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Re: Quest and game design

Post by Big Mac » Thu Feb 24, 2011 12:19 pm

Bonetti wrote:My primary point was that a lot of it doesn't really translate -- an MMO is designed to hold your attention for massive amounts of time while limiting the speed with which anything is accomplished. A tabletop game runs much, much, much slower, and the grind really doesn't translate well. Skilling up herbalism by wandering a couple zones for a couple hours isn't a real problem in an MMO (the computer rolls the dice, if required, travel is fast, combat is a minute at the outside, and it's mostly about hitting the right nodes in an optimal pattern). Trying to do that in a tabletop game is less viable.
True. There is certainly no point in creating "grinding" for tabletop gaming.

But I already think of RPG skills (like weaponsmithing) as a way that a PC can be expanded with things that they do when they are not fighting. So, just as I would allow someone with weaponmaking skills to earn cash or repair things, in between games, I would do similar stuff with herbalism.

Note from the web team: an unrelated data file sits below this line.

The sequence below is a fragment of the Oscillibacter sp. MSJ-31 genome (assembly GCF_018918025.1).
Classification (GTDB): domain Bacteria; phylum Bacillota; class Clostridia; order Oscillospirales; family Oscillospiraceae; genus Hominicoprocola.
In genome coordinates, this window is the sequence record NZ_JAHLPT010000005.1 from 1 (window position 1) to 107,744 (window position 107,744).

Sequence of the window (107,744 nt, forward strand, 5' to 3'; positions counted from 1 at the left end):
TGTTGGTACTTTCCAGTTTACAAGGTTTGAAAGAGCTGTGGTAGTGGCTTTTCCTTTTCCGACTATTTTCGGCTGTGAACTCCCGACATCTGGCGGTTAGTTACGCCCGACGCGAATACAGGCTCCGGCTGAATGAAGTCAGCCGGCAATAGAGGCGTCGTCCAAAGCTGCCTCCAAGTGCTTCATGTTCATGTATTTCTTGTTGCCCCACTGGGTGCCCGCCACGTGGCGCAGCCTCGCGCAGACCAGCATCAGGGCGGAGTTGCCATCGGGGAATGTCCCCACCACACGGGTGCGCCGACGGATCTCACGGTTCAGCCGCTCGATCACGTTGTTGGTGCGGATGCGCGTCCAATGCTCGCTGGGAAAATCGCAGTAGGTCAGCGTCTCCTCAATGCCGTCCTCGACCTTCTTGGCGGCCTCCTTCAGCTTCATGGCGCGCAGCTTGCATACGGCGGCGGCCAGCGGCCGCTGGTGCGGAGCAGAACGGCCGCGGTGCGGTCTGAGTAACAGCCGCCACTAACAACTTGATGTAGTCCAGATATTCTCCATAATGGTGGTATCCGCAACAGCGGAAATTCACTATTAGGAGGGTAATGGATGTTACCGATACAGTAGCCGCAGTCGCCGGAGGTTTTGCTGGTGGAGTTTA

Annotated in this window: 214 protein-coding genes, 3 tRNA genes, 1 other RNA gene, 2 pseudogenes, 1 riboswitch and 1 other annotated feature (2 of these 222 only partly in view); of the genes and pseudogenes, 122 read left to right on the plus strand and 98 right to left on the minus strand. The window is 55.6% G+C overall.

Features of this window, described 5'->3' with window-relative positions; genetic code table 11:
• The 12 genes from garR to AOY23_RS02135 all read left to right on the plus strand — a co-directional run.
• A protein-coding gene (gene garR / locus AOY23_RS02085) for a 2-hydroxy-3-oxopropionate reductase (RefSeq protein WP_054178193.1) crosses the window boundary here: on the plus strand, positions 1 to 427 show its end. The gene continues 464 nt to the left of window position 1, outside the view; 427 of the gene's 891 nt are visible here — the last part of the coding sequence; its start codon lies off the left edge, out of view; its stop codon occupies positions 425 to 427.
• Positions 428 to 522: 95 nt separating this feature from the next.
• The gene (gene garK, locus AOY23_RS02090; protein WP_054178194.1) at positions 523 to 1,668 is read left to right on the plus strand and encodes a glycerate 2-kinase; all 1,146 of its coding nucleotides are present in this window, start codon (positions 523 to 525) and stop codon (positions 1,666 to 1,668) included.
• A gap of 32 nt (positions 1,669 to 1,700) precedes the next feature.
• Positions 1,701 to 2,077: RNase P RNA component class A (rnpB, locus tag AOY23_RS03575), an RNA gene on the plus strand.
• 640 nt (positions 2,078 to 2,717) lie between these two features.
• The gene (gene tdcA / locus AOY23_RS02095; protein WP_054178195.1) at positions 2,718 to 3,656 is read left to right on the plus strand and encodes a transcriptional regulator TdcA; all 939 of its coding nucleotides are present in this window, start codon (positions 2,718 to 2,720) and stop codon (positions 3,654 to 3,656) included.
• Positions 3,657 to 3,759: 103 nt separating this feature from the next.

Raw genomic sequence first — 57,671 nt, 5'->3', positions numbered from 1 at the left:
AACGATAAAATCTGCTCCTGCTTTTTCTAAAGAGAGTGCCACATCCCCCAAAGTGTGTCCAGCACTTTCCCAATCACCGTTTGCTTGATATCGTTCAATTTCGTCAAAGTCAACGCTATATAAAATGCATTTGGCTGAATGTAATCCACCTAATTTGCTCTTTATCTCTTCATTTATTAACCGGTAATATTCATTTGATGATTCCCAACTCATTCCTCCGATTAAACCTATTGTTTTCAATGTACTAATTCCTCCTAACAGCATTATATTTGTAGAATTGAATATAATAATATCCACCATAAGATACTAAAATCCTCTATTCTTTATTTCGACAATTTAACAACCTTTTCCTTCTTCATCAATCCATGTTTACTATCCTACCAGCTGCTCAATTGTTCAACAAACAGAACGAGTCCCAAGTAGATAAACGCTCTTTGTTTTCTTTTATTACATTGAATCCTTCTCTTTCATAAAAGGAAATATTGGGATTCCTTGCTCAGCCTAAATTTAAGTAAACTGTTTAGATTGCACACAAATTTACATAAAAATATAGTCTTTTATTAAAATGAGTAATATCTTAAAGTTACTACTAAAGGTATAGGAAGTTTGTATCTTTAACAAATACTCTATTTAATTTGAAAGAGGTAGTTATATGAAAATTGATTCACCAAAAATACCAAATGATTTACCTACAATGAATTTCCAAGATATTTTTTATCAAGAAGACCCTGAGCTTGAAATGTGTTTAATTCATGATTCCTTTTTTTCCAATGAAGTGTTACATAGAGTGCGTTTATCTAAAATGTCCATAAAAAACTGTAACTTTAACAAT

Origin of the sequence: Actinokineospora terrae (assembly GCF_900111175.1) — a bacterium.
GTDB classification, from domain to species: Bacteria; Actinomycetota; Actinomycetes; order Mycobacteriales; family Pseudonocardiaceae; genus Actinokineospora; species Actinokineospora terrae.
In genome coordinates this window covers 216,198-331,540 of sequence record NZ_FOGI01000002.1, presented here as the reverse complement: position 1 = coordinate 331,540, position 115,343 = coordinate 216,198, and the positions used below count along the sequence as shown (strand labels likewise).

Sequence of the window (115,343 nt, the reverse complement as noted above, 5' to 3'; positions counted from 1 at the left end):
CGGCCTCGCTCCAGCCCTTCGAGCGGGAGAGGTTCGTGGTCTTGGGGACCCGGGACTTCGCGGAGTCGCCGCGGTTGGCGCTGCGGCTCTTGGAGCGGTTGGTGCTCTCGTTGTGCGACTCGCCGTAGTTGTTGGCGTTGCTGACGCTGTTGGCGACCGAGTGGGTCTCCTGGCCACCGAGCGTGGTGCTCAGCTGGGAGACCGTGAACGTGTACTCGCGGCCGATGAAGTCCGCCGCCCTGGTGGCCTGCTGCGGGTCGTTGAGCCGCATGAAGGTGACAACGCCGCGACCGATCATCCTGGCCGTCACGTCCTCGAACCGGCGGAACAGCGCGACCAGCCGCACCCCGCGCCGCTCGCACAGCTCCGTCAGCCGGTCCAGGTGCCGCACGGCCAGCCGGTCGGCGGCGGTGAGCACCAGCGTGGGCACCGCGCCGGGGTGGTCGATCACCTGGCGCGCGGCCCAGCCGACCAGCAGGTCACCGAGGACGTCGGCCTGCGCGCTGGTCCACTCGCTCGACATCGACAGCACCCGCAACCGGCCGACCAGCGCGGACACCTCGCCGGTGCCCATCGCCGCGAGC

Bonetti wrote:However, other aspects might be reasonable for borrowing. For instance, if one leaves some archaeology stuff going on as a background part of the campaign, one could raid the actual results of assembling artifacts as a reward for this non-central mini-game. Similarly, one could take advantage of items/quest-starters for fishing, so if a player says he fishes a lot while they're camping, he might end up with one of the water-logged books -- or a bottle with a note that is pleading for help (see the old quest on Jaguero Isle -- not sure if it's still in the game).
Catching things, while fishing is certainly an interesting concept, that I've not noticed outside of the WoW MMO. I like your implementation. I think that you could also have a PC make fishing checks to see how long it takes for them to catch enough food for the party to eat, if they are living off the land. If people want to make a forced march across territory, the spellcasters need to rest and the people need to eat and sleep. I wouldn't want to get bogged down in it, but it might add something for low-level PCs to contribute to the party.